As rental rates peaked and uncertainty entered the market, leasing new space became a less viable option, particularly given the real opportunity to densify in our existing space. The original configuration of our office provided for a generous 240+ s.f. per person. At the time, the project team had also developed alternate floor plans that could achieve a density of somewhere between 180-190 s.f. per person. It was time to consider putting into practice what we preach to our clients.
Why ponder quietly when we had a bevy of experts at our disposal? So, we “leaned in” and built a project team of operations, brokerage, project management and workplace strategies professionals to debate, discuss and determine our best course of action.
Recognizing that if we wanted buy-in and acceptance our employees had to be involved in the process, we set out to create a momentum building campaign, driven by earnest information sharing. Part of that process included branding the exercise with a moniker that piqued curiosity, translated into a positive message and didn’t feel contrived. We called it Project Catbird.
We knew employee feedback would be critical to our success and help drive change management further into the process. We organized focus groups representing 20% of our Commented employee population across our businesses. The key themes of that exercise became the drivers of the design process that would ultimately revitalize our workspace.
Synthesizing the economic and operational realities of the business challenge with the loud voice of our employees became a design challenge that would impact the initiative’s broader success. The translation of the feedback into physical and service-based solutions resulted in a far more functional work environment.
The goal for JLL’s new New York office environment was to deliver a workplace
that met the needs expressed by a diverse workforce, while accommodating headcount growth
and achieving a higher level of functionality. Reasonable enough, but consider the challenges:
JLL reconfigured and infused function into floors they actively occupied at 330 Madison Avenue
Employees had spoken and they had needs; needs that would enhance productivity—a win-win that required patience.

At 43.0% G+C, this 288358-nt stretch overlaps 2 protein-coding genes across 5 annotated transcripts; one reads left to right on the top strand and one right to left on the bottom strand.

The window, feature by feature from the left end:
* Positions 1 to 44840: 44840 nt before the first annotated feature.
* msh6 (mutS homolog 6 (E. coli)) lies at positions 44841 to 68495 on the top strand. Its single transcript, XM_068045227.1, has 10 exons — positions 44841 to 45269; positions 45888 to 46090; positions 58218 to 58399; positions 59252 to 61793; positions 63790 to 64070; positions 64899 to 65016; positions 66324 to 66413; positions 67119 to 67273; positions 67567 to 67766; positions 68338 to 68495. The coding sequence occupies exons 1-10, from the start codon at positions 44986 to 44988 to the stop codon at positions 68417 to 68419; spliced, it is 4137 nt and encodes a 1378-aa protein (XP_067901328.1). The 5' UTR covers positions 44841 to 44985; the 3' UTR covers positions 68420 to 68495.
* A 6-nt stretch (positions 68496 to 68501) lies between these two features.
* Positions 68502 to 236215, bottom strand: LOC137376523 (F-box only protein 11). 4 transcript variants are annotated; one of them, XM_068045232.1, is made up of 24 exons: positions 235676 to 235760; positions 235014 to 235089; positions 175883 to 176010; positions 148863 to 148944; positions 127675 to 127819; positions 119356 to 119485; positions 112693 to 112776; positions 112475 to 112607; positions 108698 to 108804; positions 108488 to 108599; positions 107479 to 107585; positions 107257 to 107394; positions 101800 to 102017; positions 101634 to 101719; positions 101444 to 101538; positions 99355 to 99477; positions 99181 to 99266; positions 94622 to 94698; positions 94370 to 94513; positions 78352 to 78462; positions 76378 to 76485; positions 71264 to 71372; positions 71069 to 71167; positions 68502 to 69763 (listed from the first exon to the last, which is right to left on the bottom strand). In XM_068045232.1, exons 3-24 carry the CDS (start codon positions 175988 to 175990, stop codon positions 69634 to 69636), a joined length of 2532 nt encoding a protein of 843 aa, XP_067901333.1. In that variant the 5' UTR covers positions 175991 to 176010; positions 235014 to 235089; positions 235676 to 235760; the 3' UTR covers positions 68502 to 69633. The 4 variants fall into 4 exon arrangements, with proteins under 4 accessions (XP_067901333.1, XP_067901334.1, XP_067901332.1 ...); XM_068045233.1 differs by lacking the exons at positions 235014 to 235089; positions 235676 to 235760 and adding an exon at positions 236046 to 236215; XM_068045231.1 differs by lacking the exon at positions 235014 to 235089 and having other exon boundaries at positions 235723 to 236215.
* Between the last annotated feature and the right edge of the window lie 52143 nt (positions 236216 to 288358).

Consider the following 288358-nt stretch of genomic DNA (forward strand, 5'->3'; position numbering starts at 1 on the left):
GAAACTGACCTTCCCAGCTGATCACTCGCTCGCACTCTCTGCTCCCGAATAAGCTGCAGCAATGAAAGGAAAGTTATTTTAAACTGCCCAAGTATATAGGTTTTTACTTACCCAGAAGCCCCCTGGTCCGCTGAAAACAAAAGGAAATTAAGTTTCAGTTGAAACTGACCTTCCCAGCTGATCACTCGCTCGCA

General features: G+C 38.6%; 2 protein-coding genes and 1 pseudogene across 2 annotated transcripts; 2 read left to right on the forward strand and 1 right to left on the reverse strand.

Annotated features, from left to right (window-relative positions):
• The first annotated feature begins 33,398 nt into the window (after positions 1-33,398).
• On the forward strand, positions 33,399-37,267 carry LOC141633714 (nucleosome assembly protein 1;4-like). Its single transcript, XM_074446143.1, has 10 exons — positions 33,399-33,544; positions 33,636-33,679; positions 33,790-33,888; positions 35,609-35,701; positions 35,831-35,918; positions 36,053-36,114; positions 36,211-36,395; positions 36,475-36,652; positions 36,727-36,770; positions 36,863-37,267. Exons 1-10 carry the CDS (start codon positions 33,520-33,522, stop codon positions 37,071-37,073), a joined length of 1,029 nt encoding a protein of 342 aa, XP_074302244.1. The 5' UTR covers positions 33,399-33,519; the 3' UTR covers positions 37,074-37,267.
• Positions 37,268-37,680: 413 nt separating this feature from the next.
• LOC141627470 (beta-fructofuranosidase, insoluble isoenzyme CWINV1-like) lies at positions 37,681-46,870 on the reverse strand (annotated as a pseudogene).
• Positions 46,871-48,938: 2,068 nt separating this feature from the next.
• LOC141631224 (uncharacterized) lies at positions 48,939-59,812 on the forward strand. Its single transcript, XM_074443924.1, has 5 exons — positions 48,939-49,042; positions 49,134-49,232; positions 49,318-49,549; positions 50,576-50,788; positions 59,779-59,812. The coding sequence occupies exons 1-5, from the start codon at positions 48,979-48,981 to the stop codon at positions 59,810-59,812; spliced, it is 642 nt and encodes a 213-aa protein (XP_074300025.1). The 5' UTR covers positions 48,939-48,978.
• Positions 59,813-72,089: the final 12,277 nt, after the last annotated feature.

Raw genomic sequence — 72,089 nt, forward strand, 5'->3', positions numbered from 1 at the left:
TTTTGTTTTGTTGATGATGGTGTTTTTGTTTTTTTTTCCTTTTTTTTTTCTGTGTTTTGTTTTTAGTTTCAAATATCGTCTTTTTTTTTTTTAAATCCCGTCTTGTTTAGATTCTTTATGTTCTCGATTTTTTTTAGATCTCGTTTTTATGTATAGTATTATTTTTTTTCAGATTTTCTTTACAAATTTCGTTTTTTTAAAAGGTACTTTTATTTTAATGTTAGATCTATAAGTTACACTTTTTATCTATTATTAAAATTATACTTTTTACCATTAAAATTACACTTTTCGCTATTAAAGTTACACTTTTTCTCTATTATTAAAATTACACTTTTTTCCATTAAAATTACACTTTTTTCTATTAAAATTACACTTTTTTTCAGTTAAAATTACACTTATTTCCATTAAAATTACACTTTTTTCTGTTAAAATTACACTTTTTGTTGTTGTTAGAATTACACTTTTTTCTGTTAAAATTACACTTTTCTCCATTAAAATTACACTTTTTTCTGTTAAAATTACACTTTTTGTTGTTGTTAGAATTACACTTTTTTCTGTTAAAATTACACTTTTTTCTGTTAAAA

We did a complete restack, reorganizing business lines and shuffling employees across six 33,000 square-foot floor plates with minimal disruption.
It wasn’t possible to predict all the thoughts, ideas and challenges that would come up while creating a functional and engaging workspace. It is however fun to share; so for your education and enjoyment, check out some of our favorite Aha! moments.
It seems our people had been struggling to find a quiet place to converse with clients or even hear themselves think. Message received. Private spaces, functional pod furniture, acoustic treatments, white noise adjustments and a quiet room would help silence all the noise.
100 more seats means 100 more bodies. Could the HVAC handle it? A study of the system indicated balancing as opposed to supplemental units based on the temperature of the air the building was able to provide. A huge range from a budget standpoint, but an important element to the comfort delivered for employees.
Did you know that energy codes are ever evolving and compliance is a point in time kind of thing? An extensive study was done to determine whether the changes proposed for our space would trigger the need for the entire space to comply with new codes. Thankfully for our project, it did not and we avoided a sizable budget impact—but it could have happened. Something to think about.
When vending machines turn up empty on the regular, the last thing you would expect is a universal desire for healthier snacks. We get it—and applaud it! A broader selection of smart snack choices, fresh fruit, oatmeal and beverages with less sugar took over.